I have an orange girl kitty and she is the best mouser!!! I have 2 other cats a brother sister gray/white shorthair and they just look at the mice and then take a nap!!! Tigger hears just a hint of prey and she is off on the hunt. I once found 3 dead mice under my bed (there was NO smell) Tigger had left them there for a late night snack. She’s a mushie, especially at night when I’m trying to go to sleep!!

  20. says

    Thank you for sharing! I have an orange boy and I always wondered why orange boys were more common than orange girls.

    When I took genetics in high school, my stepdad used our calico cat to help explain mosaics to me and how this occurs gene-wise. :)

  21. says

    Hi Krissy,My Kitty Bonesy was all white when we Adopted him with just hint orange on tios of his ears.
    now 14 years later he had more than 50% of his Body is orange.
    he has Blue eye’s and is the most Bluest eyes I have ever seen.
    he’s my Baby and never been 1 day with out me we Travel everywhere together.
    your Mama sounds like a wonderful Mama she really loves you .she is so very Lucky to have you as her Baby..
    maybe next time she will post more Pic’s of you and Her..
    till next time Krissy..

    sue and Bonesy…

  22. says

    Wow! Thanks for sharing this. I was told one of my orange cats was a female when I adopted him, and I knew it was pretty rare. Turns out it is a boy though, and I began to wonder if it is possible to have an orange lady cat. Now I know the answer.

  23. Sylvie says

    Hi, Thank you so much for teaching me why it took me such a long time to find an orange missy cat. A year ago, a friend told me about this neighbor who had kittens (well, not her but her lady cat). One of them was a little orange girl. I just jump on the occasion and got myself a pretty little Fantine that is an adorable compagnon. And her mother was a calico! Anyway, thank you for the info.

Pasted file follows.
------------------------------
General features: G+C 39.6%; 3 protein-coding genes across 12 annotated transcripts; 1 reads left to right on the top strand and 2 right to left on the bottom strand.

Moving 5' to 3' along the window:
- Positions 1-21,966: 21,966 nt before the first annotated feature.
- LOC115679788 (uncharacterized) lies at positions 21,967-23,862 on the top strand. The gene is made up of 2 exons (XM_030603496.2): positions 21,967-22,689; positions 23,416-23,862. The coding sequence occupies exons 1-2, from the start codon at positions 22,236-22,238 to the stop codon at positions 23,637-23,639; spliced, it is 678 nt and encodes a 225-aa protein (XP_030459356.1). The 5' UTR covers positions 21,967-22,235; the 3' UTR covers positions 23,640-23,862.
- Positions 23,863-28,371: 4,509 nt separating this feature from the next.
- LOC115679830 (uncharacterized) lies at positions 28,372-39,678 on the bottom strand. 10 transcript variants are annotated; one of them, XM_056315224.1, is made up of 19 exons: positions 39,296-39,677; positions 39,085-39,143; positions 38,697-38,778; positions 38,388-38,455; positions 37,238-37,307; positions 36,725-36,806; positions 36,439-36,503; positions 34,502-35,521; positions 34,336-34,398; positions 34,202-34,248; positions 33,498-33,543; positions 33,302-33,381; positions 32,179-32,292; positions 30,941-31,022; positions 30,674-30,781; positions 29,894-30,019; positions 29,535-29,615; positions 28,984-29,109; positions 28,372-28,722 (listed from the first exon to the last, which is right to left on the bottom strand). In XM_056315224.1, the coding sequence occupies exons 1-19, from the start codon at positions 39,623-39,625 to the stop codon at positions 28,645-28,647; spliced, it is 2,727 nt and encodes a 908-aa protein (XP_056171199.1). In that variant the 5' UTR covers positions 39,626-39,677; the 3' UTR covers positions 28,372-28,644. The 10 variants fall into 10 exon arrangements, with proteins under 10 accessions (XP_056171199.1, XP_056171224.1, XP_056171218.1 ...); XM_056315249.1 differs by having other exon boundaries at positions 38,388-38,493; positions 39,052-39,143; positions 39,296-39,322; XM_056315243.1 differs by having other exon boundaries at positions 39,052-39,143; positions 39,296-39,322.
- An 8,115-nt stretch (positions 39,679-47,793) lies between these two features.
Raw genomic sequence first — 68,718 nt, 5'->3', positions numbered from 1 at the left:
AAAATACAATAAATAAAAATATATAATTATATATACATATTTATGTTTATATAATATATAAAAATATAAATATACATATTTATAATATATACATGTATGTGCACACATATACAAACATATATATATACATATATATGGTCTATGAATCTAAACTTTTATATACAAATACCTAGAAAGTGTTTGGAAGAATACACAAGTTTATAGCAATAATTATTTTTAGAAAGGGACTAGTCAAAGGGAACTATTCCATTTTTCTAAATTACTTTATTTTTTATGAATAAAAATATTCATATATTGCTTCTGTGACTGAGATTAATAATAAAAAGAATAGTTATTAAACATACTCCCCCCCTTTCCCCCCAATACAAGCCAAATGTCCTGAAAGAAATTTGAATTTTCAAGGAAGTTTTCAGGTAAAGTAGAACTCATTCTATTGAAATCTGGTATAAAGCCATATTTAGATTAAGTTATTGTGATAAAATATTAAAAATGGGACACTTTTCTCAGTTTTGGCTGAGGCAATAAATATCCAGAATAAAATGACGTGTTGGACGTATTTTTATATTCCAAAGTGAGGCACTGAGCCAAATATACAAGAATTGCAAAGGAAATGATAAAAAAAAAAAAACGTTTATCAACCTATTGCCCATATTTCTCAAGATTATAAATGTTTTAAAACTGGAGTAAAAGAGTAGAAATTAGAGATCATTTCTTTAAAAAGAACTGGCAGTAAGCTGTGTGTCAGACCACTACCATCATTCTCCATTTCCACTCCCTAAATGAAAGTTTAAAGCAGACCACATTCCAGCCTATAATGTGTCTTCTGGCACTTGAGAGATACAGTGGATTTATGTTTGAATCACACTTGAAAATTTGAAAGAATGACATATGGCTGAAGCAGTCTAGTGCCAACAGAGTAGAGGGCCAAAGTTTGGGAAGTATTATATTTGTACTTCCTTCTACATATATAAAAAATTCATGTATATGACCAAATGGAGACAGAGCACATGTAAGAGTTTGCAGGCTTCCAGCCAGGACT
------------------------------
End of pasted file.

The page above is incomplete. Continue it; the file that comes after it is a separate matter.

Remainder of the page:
24. Lori says

    I didn’t know most orange cats were male! My cat Sally is an orange female tabby and I also had a female orange tabby growing up named Bets. Sally has a chicken allergy though, is that common to orange female cats? But as long as she eats her limited ingredient green pea & salmon food, she doesn’t scratch. I just love orange cats, they are so beautiful!

  25. jon says

    We have a dark tortie whose mom is calico.
    The tortie has just a few white hairs on the back of her neck, so of the three toms around at the time, we figure her dad was the tuxedo. The litter contained the tortie, one tuxedo, two orange & white, and one tabby.
    And mama’s fixed now, so no more babies for her!

  26. amy says

    HI, I loved the article! I was wondering if you could direct me to where I could find out more information about cat colors. I have a male cat with a long tail, legs and ears that’s base color is grey with a cream color on his stomach and a few other small spots. The cream color is tinted orange and under the grey you can see markings that resemble the markings on a Bengal cat. He is a very interesting looking cat along with an interesting personality. Thank you!
    Amy

  27. Destiny says

    This is the most interesting article on gene and coloration I have read in a long while. I will definately share it. I hope you are able to continue your work with the ferals.

  28. Myrna and Monkey-Poo says

    Hi, that was a great article. When I first left home and moved into my apartment, I found a orange male tabby I called Calico. Than there was long-haired Alfie , than organgeTosca, offspring of a male long-haired orange Persian father and a cream colored Siamese-cross mother with auburn markings. Tosca had. short hair , inquisitiveness , high energy-got to be in the midst of things Siamese traits, with the happy disposition of a Persian. But he looked like neither parent. How is that possible? I had to find him another home because my allergies kick in if I am around Persians. Tosca now resides with a family that fosters cats and loves his new role as foster dad to new arrivals. I am told he does an amazing job with the ferals they take in. He always did love to be around other cats. Hi , I am Monkey-Poo, I am a female blue tortie with a small patch of white hair on my shoulder, how did I get that way? Much enjoyed your artickule, pawsome.

  29. Stephanie says

    It is funny that Dee talked about cat coat used in biology textbooks. I remember sitting biology 101 in college being very bored and daydreaming, and then all of a sudden the professor had a picture of kittens on the screen and I suddenly woke up. It is one of the lessons I remember the most.

  30. Tami says

    Thank you for the interesting information. I have 3 10-year old orange tabbies from a litter of 4. Two of them have a tiny bit of white on them, and two are solid. They and their mama were rescues. I know the daddy was an orange tabby, too, but what was remarkable, and had my vet scratching her head was the fact the mama was a flame-point, long hair Siamese (flame-point meaning her points were orange). In that litter of four, she produced two females and two males. All of them are short-haired and striped orange just like daddy. Again, thank you for the info.

  31. Toni says